Learning the Risks Associated with Breast Cancer
In Singapore, breast cancer is the most common cancer diagnosis for women. In fact, over one-fourth of the cancers diagnosed are related to cancer of the breast. Like most cancerous tumours, breast cancer results from a malignant tumour. The risk of getting this form of cancer increases with age. Therefore, most breast cancer patients are over 40 years old. Mostly women have this type of cancer. Less than one percent of breast cancer cases involve men.
When Did You First Give Birth?
Risks for getting cancer escalate if a woman first gave birth after the age of thirty. Therefore, women who are childless or give birth after 30 years old have an increased risk of the disease. Also, the length of a woman’s menstrual cycle can increase the risk. For instance, a longer menstrual cycle increases breast cancer risk.
Breast Cancer Symptoms
The most common symptom associated with breast cancer is the discovery of a lump in the breast. Other symptoms may include the following:
- A bleeding nipple
- Discharge from a nipple
- Lymph glands that have enlarged in an armpit
- A swollen breast
How Breast Cancer Is Diagnosed
In order to learn more about breast cancer in Singapore and make a diagnosis, doctors must order tests, such as a mammogram and biopsy. Both of these evaluations are necessary when a suspicious lump is found. Once breast cancer is diagnosed, other assessments may be needed to determine the stage of the cancer, or whether the disease has spread to other areas of the body.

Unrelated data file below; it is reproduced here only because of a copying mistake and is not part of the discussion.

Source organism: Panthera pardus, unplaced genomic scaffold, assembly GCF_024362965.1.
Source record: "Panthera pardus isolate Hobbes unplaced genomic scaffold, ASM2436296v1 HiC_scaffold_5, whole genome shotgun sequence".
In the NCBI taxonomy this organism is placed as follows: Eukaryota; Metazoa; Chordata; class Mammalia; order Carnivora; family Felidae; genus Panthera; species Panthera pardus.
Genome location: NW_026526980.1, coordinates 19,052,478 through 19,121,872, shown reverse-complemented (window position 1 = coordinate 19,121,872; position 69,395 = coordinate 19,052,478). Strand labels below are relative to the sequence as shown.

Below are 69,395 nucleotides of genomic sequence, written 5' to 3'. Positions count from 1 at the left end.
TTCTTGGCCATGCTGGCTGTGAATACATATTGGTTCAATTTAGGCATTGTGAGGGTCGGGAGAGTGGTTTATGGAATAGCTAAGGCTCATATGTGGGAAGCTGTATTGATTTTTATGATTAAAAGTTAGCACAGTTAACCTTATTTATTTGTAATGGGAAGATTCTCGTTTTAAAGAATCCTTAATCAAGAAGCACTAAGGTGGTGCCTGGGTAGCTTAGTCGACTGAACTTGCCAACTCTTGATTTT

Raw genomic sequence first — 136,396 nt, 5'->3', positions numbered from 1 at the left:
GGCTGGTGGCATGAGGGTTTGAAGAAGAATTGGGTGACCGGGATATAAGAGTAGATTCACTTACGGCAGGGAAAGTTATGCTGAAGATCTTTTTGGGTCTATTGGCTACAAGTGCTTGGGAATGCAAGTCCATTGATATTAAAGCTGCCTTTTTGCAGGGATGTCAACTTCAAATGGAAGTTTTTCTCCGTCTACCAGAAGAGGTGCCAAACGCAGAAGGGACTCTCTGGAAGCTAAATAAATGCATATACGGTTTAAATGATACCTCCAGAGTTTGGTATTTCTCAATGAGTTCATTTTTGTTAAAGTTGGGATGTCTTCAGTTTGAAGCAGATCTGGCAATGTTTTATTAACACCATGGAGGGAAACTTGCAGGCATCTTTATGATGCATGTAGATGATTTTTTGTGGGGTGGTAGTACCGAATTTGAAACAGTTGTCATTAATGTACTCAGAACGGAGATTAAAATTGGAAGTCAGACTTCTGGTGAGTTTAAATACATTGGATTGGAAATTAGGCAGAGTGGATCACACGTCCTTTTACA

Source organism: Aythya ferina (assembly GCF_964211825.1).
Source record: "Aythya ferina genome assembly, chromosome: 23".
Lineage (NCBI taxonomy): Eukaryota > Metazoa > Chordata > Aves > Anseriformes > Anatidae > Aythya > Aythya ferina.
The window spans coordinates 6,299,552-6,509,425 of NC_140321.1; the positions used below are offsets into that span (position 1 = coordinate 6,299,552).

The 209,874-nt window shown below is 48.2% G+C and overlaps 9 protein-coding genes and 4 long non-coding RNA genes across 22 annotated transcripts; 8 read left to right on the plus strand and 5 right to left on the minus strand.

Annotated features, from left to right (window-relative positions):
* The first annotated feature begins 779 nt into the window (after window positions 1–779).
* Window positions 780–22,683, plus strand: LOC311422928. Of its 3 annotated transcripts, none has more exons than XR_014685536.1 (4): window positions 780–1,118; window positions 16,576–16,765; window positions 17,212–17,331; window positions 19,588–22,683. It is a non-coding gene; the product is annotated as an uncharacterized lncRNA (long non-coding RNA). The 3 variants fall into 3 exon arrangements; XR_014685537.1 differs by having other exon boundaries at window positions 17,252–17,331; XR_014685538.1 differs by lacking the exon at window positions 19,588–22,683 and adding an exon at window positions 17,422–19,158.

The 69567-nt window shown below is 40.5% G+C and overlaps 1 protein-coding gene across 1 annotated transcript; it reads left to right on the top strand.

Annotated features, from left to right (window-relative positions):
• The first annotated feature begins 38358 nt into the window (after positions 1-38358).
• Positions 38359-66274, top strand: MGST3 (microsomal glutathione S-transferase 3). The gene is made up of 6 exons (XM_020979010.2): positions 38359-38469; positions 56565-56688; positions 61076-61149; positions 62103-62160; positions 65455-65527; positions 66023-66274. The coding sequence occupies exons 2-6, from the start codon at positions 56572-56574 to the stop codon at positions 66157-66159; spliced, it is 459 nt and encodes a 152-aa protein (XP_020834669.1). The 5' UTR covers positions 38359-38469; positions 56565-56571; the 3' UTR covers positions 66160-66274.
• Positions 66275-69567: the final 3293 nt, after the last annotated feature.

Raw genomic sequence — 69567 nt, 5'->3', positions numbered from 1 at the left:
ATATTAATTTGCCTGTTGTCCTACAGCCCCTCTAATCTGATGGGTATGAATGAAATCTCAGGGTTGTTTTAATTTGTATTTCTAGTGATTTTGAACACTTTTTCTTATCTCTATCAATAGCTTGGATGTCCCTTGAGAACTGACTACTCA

What Is a Mammogram?
A mammogram is an X-ray that is taken of the breast. Screening mammograms are used to detect breast cancer in patients that are symptomless, whereas diagnostic mammograms are used after a lump or symptoms present themselves.
Therefore, a diagnostic mammogram can validate the reasons for specific symptoms. When compared to screening mammograms, mammograms that are used for diagnoses are more detailed in nature. They are also used for patients who have breast implants.
What Is Involved in Diagnostic Imaging?
A diagnostic mammogram takes longer to perform as it involves more X-rays. The images are taken, providing various views of the breast from different points. Sometimes the mammogram also zooms in on an image where an abnormality is revealed. All this is done to offer a patient a more precise diagnosis.
Locating Cancerous Cells
Besides locating cancerous tumours, mammograms are also used to detect ductal carcinoma in situ (DCIS). These are abnormal cells that appear in the breast duct lining. In some cases, the cells turn into an invasive cancer in some patients.
The dependability of a mammogram depends on a tumour size as well as the density of the tissue. It is harder to detect tumours on younger women as younger women have breast tissue that is denser, which makes it harder to spot the malignancy. That is why a mammogram is supported by a test, such as a biopsy.
In Singapore, surgery is normally the first plan of treatment for breast cancer. If a breast cannot be saved, a mastectomy must be performed. In order to treat the remaining tissue and cancer cells, chemotherapy and radiotherapy must be employed to prevent a reoccurrence after the procedure.